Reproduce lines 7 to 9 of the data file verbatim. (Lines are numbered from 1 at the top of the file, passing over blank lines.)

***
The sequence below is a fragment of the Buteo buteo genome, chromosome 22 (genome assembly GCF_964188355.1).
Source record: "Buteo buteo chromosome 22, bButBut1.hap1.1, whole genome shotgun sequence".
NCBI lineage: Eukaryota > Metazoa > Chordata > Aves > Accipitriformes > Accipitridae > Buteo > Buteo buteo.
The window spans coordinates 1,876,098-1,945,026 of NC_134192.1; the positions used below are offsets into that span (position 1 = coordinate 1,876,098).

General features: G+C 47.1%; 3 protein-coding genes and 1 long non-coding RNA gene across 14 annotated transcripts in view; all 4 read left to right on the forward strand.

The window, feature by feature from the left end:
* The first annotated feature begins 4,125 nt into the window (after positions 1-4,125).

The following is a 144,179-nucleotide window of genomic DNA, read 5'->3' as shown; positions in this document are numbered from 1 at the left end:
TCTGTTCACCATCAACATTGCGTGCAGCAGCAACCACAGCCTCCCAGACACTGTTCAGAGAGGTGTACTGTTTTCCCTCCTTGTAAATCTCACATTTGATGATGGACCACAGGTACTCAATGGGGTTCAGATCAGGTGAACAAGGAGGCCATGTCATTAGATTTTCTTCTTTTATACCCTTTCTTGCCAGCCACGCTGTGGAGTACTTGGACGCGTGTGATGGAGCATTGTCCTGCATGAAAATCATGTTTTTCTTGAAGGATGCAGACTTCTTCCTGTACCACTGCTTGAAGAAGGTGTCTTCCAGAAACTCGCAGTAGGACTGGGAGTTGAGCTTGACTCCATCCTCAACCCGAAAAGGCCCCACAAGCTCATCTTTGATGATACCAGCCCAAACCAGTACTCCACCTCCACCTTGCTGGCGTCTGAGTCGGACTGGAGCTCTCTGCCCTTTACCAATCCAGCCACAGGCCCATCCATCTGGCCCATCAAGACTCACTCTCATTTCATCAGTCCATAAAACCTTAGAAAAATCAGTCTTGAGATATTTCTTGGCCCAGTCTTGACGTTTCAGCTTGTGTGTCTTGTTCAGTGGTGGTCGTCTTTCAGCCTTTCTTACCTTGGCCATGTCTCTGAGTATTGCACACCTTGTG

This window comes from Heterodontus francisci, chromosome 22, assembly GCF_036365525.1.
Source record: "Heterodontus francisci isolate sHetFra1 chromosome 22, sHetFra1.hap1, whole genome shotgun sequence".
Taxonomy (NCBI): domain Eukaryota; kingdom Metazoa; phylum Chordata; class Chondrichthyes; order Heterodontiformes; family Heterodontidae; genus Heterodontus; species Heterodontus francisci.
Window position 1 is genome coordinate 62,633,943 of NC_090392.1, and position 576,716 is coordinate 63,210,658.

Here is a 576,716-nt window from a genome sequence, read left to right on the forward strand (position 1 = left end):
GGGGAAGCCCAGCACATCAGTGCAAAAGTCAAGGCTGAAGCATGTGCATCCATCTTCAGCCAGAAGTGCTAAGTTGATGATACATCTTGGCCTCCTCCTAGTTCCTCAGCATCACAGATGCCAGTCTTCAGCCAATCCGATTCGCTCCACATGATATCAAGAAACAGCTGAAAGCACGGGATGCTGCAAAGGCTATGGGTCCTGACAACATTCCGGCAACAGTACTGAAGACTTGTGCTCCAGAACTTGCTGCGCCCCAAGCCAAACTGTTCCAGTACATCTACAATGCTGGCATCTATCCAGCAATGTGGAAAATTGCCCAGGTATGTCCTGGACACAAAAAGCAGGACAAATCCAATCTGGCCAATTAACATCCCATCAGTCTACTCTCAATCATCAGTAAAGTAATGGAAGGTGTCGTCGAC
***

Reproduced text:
* The first annotated feature begins 4,125 nt into the window (after positions 1-4,125).

The following is a 144,179-nucleotide window of genomic DNA, read 5'->3' as shown; positions in this document are numbered from 1 at the left end:
TCTGTTCACCATCAACATTGCGTGCAGCAGCAACCACAGCCTCCCAGACACTGTTCAGAGAGGTGTACTGTTTTCCCTCCTTGTAAATCTCACATTTGATGATGGACCACAGGTACTCAATGGGGTTCAGATCAGGTGAACAAGGAGGCCATGTCATTAGATTTTCTTCTTTTATACCCTTTCTTGCCAGCCACGCTGTGGAGTACTTGGACGCGTGTGATGGAGCATTGTCCTGCATGAAAATCATGTTTTTCTTGAAGGATGCAGACTTCTTCCTGTACCACTGCTTGAAGAAGGTGTCTTCCAGAAACTCGCAGTAGGACTGGGAGTTGAGCTTGACTCCATCCTCAACCCGAAAAGGCCCCACAAGCTCATCTTTGATGATACCAGCCCAAACCAGTACTCCACCTCCACCTTGCTGGCGTCTGAGTCGGACTGGAGCTCTCTGCCCTTTACCAATCCAGCCACAGGCCCATCCATCTGGCCCATCAAGACTCACTCTCATTTCATCAGTCCATAAAACCTTAGAAAAATCAGTCTTGAGATATTTCTTGGCCCAGTCTTGACGTTTCAGCTTGTGTGTCTTGTTCAGTGGTGGTCGTCTTTCAGCCTTTCTTACCTTGGCCATGTCTCTGAGTATTGCACACCTTGTG